Guinea Pigs

Guinea Pigs, a starters guide

Guinea Pigs, a starters guide

Are you interested in Guinea Pigs? Are you thinking about becoming a Guinea Pig Owner? Here’s a little background information to decide whether the Guinea pig is the right pet for you.

What are Guinea Pigs, and where are they from?

Also known as Cavies, Guinea Pigs are a domesticated rodent species (Cavia porcellus). Guinea Pigs originate from South America. Believed to be domesticated as far as 5000 BC, they have a long history of being kept as pets and bred for food.

It appears that the Peruvians are responsible for the array of breeds of Guinea Pigs that we see today. The Peruvians selectively bred the Guinea Pigs to alter the taste of their flesh as well as alter their appearances.

When did Guinea Pigs come to Europe?

It appears that the Guinea Pig became popular with the higher classes in the 16th century around the Elizabethan era. The common name of this pet also appears to be the origin of the journey into Europe referencing their price in England as one Guinea.

But where did the reference to pig come from? Some people believe it’s because they resemble small pigs, and this seems to be borne out by the names guinea pigs are given in other languages. In Portuguese, for example, they are called ‘Porchitas da India’ (‘little pigs from India’), and in Latin, they are called C. Porcellus (Latin for ‘small pig’). Their German name, “Meerschweinchen”, may also be due to the pig-like squeaks they make.

Fact Sheet and quick pointers

  • Most Active in Dusk and Dawn
  • Herbivores
  • Herd Animals
  • Constant Grazers
  • Seven to Ten Years Life Expectancy
  • One Hour Per Day Required Care
  • Timid

The Right Setup

Guinea Pigs love to roam about so the first essential point to make about their housing is space. They need to have plenty of it a good rule of thumb is at least 8m² for every two to three Guinea Pigs you own. They are Herd animals and are very sociable so having more than one is a must.

You can keep Guinea Pigs outside or inside and both require thought to make sure they are not too hot or too cold and are safe from predators, other pets and children.

For inside keeping here are some great cages for easy custom setups

Shelters for Guinea Pigs

Guinea Pigs need shelter so plenty of hides and a sheltered area are a must. Because of their timid nature Guinea Pigs love to hide in shelter, this is a must for them to relax generally as well as sleep. It is a great idea to have multiple Shelters as like most Herd animals they can bicker at each other and may need a little time away from each other.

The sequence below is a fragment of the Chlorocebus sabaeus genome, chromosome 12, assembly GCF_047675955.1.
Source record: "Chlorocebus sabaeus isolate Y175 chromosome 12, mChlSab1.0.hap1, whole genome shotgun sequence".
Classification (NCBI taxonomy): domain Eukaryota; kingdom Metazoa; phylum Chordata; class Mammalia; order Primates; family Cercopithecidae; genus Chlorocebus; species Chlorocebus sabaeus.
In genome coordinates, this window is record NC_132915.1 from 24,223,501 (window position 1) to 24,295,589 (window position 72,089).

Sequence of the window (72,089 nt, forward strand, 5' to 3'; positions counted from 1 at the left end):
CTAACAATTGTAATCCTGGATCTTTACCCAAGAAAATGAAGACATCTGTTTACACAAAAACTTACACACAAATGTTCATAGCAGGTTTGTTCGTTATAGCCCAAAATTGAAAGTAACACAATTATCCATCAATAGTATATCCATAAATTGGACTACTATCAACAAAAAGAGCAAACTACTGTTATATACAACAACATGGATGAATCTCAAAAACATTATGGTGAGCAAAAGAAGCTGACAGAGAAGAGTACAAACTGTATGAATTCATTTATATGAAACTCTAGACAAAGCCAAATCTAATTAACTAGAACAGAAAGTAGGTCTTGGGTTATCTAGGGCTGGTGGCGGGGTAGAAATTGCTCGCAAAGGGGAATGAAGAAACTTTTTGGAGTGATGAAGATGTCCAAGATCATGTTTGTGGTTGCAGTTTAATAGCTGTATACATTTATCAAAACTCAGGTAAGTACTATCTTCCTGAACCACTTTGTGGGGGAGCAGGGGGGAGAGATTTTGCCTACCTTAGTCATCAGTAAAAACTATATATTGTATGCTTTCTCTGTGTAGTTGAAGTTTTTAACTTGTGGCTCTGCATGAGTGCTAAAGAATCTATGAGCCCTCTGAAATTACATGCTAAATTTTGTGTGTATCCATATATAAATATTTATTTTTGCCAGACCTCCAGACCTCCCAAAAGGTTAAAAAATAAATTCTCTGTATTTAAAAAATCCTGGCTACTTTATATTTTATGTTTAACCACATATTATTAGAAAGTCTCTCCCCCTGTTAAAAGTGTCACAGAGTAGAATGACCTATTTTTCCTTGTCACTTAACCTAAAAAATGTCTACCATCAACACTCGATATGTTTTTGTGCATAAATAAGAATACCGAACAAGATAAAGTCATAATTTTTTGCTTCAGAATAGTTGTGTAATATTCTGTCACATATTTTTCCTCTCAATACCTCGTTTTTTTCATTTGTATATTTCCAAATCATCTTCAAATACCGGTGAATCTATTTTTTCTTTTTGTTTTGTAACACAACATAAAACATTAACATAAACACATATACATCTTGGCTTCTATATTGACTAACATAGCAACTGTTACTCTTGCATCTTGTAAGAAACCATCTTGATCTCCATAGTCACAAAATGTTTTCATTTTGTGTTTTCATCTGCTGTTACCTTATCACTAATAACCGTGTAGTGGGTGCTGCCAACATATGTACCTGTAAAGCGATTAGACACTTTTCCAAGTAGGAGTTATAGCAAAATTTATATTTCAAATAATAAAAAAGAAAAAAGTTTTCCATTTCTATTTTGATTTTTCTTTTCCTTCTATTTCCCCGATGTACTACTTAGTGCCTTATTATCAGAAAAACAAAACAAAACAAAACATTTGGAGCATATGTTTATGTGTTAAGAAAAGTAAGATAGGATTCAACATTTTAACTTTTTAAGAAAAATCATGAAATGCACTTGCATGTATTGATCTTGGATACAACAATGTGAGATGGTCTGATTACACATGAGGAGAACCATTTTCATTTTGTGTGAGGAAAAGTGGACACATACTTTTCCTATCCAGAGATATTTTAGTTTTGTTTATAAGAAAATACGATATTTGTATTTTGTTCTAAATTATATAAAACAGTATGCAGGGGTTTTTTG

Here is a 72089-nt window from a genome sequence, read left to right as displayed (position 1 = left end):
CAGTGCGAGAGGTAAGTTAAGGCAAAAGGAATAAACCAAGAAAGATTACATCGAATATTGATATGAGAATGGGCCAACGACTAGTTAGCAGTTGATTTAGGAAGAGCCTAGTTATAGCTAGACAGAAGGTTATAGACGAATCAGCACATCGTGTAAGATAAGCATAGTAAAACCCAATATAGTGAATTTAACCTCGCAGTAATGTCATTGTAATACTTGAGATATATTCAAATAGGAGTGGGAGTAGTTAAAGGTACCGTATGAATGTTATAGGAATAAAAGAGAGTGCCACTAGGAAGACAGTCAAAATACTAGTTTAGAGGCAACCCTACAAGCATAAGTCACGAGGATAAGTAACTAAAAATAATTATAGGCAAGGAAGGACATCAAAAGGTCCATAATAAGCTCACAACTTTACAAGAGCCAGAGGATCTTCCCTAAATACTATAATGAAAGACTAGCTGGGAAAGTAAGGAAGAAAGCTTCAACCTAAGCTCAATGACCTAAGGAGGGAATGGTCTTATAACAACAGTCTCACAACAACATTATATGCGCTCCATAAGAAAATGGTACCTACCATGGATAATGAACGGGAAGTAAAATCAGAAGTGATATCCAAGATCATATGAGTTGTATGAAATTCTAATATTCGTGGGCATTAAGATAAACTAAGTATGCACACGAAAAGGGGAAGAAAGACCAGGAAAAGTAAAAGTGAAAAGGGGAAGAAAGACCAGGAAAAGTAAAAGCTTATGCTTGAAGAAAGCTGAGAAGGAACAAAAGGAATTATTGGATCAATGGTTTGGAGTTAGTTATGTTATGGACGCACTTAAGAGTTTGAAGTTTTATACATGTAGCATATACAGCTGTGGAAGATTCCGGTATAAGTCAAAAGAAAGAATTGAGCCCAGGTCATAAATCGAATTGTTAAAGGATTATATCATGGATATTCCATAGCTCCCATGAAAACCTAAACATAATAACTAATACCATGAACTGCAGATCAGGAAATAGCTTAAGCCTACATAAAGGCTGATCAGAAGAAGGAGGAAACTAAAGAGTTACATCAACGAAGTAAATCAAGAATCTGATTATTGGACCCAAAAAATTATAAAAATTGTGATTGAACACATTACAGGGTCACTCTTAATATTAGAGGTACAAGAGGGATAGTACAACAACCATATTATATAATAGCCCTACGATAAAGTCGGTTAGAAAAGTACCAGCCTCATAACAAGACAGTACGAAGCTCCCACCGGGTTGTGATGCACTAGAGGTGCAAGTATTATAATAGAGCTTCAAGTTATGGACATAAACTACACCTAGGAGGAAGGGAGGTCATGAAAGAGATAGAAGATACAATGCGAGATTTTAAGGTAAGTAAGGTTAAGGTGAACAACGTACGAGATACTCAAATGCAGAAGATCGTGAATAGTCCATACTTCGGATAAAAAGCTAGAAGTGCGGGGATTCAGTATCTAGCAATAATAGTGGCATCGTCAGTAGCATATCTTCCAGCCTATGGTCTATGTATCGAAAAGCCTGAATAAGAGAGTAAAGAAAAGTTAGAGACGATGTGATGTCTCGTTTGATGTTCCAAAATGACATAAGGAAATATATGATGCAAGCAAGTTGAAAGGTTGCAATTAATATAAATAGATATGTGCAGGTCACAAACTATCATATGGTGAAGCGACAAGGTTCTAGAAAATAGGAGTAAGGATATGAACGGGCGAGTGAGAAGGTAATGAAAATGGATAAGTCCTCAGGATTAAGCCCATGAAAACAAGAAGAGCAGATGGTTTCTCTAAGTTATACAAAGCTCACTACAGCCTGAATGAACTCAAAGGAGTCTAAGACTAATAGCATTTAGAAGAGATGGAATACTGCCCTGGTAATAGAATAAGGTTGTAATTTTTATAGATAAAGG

Below are some great examples of some hides that are good for Guinea Pigs.


Generally speaking, as long as the Guinea pigs have plenty of areas to explore then they don’t need much else than company food and water to keep themselves entertained. However, like other rodents, their mouths are filled with plenty of teeth that continually grow so having something to gnaw it would be very welcomed.

It is also very important to note that Guinea Pigs have fairly fragile backs so when looking for something entertaining for them wheels, balls and high rise shelters are best to avoid to keep them out of harm’s way.

Food for Guinea Pigs

Guinea Pigs have quite a complex diet compared to other rodents. They need a constant source of Timothy hay and pellets. After that, they need a good handful of a mix of vegetables herbs and greens. Every so often they can have fruit for a treat.

The PDSA have a great reference for what foods are safe for Guinea Pigs they note the list of foods below;

Safe vegetables

  • Artichoke leaves
  • Baby corn on cob
  • Bell Peppers – high in vitamin C
  • Beetroot
  • Carrot tops
  • Cauliflower leaves and stalks
  • Celery leaves
  • Chicory
  • Collard greens
  • Courgette (and flowers)
  • Green beans
  • Lettuce – Butterhead, Red leaf, Cos, Little Gem (not iceburg)
  • Parsnips
  • Pak Choi/Bok Choi
  • Peas – leaves and pods
  • Rocket
  • Savoy cabbage
  • Spring greens – high in vitamin C
  • Swiss chard
  • Tomato (not leaves/vine, as poisonous) – high in vitamin C
  • Watercress

Safe herbs

  • Basil
  • Coriander
  • Dill
  • Mint
  • Oregano
  • Rosemary
  • Sage
  • Thyme

Safe veg to be fed in moderation

  • Asparagus ) – high in vitamin C
  • Broccoli (too much can cause gas) – high in vitamin C
  • Brussel Sprouts (too much can cause gas)
  • Cabbage (dark green varieties)
  • Cucumber (too much can cause diarrhoea)
  • Kale – high in vitamin C
  • Parsley – high in vitamin C
  • Red cabbage
  • Romaine lettuce
  • Spinach – high in vitamin C


  • Apple (not the pips because they’re poisonous)
  • Banana
  • Blueberry
  • Carrot
  • Cherry
  • Kiwi
  • Melon
  • Pear
  • Plum
  • Squash
  • Strawberry

Generally, you need their diet to complete three tasks

  1. Keep a healthy gut
  2. Help keep their teeth short
  3. Add vitamin C to their diet to avoid Scurvy.

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